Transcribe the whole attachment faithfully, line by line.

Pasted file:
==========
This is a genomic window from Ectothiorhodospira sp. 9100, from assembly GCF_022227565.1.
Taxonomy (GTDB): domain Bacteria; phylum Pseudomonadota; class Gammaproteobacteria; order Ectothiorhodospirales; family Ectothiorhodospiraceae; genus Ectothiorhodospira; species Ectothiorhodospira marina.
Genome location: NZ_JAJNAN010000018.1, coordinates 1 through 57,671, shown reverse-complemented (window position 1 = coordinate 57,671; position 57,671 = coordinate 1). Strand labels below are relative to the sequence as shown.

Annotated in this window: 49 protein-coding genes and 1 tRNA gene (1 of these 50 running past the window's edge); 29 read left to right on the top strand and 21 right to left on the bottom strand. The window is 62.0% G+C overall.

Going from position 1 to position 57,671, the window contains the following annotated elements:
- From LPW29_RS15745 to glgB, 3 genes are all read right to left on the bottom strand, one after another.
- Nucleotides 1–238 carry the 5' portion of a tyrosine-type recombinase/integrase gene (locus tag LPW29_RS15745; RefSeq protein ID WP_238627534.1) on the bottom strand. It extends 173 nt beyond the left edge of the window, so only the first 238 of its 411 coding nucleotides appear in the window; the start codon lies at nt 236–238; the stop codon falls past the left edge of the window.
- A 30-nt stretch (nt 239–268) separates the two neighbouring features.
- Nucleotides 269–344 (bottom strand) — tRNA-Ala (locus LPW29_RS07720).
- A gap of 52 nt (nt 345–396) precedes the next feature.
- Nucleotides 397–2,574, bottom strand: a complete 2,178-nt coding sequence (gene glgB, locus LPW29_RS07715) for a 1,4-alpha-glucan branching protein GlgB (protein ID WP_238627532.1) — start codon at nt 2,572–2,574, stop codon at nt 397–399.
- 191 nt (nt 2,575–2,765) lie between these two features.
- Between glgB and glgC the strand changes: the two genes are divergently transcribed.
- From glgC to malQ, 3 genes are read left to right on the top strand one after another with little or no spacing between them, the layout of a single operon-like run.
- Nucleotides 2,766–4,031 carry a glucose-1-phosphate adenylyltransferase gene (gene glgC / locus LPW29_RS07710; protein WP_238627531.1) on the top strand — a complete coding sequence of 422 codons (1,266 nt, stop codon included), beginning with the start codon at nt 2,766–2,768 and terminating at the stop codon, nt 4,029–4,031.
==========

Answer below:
This is a genomic window from Ectothiorhodospira sp. 9100, from assembly GCF_022227565.1.
Taxonomy (GTDB): domain Bacteria; phylum Pseudomonadota; class Gammaproteobacteria; order Ectothiorhodospirales; family Ectothiorhodospiraceae; genus Ectothiorhodospira; species Ectothiorhodospira marina.
Genome location: NZ_JAJNAN010000018.1, coordinates 1 through 57,671, shown reverse-complemented (window position 1 = coordinate 57,671; position 57,671 = coordinate 1). Strand labels below are relative to the sequence as shown.

Annotated in this window: 49 protein-coding genes and 1 tRNA gene (1 of these 50 running past the window's edge); 29 read left to right on the top strand and 21 right to left on the bottom strand. The window is 62.0% G+C overall.

Going from position 1 to position 57,671, the window contains the following annotated elements:
- From LPW29_RS15745 to glgB, 3 genes are all read right to left on the bottom strand, one after another.
- Nucleotides 1–238 carry the 5' portion of a tyrosine-type recombinase/integrase gene (locus tag LPW29_RS15745; RefSeq protein ID WP_238627534.1) on the bottom strand. It extends 173 nt beyond the left edge of the window, so only the first 238 of its 411 coding nucleotides appear in the window; the start codon lies at nt 236–238; the stop codon falls past the left edge of the window.
- A 30-nt stretch (nt 239–268) separates the two neighbouring features.
- Nucleotides 269–344 (bottom strand) — tRNA-Ala (locus LPW29_RS07720).
- A gap of 52 nt (nt 345–396) precedes the next feature.
- Nucleotides 397–2,574, bottom strand: a complete 2,178-nt coding sequence (gene glgB, locus LPW29_RS07715) for a 1,4-alpha-glucan branching protein GlgB (protein ID WP_238627532.1) — start codon at nt 2,572–2,574, stop codon at nt 397–399.
- 191 nt (nt 2,575–2,765) lie between these two features.
- Between glgB and glgC the strand changes: the two genes are divergently transcribed.
- From glgC to malQ, 3 genes are read left to right on the top strand one after another with little or no spacing between them, the layout of a single operon-like run.
- Nucleotides 2,766–4,031 carry a glucose-1-phosphate adenylyltransferase gene (gene glgC / locus LPW29_RS07710; protein WP_238627531.1) on the top strand — a complete coding sequence of 422 codons (1,266 nt, stop codon included), beginning with the start codon at nt 2,766–2,768 and terminating at the stop codon, nt 4,029–4,031.